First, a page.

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The Color Of Air by Gail Tsukiyama

Title The Color of Air
Author Gail Tsukiyama
Publisher HarperCollins
Release Date 2020-07-07
Category Fiction
Total Pages 320
ISBN 9780062976215
LanguageEnglish, Spanish, and French
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Book Summary:

PARADE’s Best Books to Read this Summer From the New York Times bestselling author of Women of the Silk and The Samurai's Garden comes a gorgeous and evocative historical novel about a Japanese-American family set against the backdrop of Hawai’i's sugar plantations. Daniel Abe, a young doctor in Chicago, is finally coming back to Hawai'i. He has his own reason for returning to his childhood home, but it is not to revisit the past, unlike his Uncle Koji. Koji lives with the memories of Daniel’s mother, Mariko, the love of his life, and the scars of a life hard-lived. He can’t wait to see Daniel, who he’s always thought of as a son, but he knows the time has come to tell him the truth about his mother, and his father. But Daniel’s arrival coincides with the awakening of the Mauna Loa volcano, and its dangerous path toward their village stirs both new and long ago passions in their community. Alternating between past and present—from the day of the volcano eruption in 1935 to decades prior—The Color of Air interweaves the stories of Daniel, Koji, and Mariko to create a rich, vibrant, bittersweet chorus that celebrates their lifelong bond to one other and to their immigrant community. As Mauna Loa threatens their lives and livelihoods, it also unearths long held secrets simmering below the surface that meld past and present, revealing a path forward for them all.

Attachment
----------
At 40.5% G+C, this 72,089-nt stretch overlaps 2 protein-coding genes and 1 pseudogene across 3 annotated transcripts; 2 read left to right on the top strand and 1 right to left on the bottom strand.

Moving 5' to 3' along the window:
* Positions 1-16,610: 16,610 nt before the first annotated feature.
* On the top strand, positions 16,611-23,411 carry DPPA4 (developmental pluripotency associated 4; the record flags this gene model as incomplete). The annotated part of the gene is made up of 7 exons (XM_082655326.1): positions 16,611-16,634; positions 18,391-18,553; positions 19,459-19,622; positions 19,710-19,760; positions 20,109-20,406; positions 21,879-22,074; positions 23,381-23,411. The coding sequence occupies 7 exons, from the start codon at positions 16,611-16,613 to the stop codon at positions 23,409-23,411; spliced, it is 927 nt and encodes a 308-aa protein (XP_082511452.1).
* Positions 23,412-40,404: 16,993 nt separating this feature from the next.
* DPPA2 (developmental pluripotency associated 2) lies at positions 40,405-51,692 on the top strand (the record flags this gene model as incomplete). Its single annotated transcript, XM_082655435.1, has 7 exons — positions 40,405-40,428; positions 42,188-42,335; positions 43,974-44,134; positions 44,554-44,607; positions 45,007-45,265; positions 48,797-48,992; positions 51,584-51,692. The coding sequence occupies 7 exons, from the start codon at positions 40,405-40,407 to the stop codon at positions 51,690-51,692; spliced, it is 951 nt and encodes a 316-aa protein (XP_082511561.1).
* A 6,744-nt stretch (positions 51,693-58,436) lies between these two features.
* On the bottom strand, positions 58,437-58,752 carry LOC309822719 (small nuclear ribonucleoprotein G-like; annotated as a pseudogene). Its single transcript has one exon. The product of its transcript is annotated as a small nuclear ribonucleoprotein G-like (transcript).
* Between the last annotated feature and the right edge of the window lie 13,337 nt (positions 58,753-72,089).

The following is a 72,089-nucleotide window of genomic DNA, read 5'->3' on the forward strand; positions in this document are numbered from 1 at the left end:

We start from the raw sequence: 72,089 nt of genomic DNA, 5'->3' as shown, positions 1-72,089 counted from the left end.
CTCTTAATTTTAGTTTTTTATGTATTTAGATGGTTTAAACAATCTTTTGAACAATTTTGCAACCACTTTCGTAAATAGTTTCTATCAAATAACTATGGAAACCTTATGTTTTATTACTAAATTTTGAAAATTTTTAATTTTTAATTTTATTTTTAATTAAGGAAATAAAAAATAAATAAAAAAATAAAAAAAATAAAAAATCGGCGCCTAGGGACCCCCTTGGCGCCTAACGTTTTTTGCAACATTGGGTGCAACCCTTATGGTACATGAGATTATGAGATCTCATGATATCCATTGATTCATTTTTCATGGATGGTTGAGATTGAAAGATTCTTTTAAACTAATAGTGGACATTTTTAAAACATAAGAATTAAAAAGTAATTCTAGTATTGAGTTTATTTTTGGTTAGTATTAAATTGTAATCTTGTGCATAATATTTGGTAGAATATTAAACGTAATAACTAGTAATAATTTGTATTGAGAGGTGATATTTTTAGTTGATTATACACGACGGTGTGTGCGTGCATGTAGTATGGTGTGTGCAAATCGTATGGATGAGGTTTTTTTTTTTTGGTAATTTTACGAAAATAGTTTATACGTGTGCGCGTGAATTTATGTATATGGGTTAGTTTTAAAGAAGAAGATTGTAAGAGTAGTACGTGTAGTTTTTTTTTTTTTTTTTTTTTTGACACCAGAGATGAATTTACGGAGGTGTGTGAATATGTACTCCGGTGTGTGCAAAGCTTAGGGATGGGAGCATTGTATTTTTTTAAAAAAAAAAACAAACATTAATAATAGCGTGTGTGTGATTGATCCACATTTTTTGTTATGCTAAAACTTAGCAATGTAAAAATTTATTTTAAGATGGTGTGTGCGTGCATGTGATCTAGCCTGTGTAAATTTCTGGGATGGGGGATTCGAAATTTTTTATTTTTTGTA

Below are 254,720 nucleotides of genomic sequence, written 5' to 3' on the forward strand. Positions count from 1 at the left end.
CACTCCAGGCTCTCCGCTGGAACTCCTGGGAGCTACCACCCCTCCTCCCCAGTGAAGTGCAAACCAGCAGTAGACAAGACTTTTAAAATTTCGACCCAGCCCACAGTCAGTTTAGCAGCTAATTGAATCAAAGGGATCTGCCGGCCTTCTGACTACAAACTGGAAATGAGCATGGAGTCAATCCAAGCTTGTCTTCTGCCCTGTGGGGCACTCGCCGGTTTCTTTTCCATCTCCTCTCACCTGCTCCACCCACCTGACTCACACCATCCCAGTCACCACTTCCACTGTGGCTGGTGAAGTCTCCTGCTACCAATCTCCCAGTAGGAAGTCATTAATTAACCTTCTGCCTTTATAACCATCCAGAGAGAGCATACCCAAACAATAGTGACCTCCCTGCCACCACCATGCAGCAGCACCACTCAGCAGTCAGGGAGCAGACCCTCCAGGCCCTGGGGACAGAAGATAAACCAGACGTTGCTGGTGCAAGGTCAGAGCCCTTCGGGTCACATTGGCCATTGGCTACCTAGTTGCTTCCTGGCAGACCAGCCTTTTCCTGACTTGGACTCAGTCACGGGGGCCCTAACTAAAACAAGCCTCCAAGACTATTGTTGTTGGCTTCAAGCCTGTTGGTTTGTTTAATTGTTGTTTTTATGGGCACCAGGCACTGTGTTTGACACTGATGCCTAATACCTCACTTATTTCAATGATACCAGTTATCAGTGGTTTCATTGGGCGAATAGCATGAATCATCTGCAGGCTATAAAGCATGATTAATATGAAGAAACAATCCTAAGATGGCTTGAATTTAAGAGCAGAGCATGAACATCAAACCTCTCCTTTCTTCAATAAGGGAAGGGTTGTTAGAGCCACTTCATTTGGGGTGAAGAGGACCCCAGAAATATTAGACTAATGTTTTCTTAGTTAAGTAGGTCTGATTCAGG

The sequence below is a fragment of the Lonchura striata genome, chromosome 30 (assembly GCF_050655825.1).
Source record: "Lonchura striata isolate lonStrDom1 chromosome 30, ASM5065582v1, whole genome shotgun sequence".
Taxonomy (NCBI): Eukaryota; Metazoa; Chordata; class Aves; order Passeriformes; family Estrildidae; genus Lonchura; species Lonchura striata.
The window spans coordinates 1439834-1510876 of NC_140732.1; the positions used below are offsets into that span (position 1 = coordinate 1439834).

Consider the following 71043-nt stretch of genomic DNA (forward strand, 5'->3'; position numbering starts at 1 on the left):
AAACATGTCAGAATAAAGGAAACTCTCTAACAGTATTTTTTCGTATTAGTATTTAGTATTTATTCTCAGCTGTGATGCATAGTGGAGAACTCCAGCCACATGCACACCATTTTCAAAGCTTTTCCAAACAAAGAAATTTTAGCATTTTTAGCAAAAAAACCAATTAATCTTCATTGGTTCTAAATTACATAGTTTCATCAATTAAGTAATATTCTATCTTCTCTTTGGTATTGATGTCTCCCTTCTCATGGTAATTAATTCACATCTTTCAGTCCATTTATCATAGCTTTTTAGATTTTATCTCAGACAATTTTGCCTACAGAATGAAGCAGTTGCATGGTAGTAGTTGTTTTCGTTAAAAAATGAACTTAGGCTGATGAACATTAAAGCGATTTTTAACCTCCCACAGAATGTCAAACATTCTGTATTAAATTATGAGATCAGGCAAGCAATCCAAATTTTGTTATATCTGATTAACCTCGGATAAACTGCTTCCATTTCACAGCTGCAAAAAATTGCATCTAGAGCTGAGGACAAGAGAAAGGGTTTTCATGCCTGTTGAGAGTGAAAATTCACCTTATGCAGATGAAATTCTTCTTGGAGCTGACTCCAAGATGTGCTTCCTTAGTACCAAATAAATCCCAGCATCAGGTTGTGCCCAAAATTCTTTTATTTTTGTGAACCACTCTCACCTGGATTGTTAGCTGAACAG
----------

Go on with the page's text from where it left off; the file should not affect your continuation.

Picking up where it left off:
The Color Of Air by Gail Tsukiyama

Title The Color of Air
Author Gail Tsukiyama
Publisher HarperVia
Release Date 2021-05-04
Category Domestic fiction
Total Pages 256
ISBN 0062976206
LanguageEnglish, Spanish, and French
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Book Summary: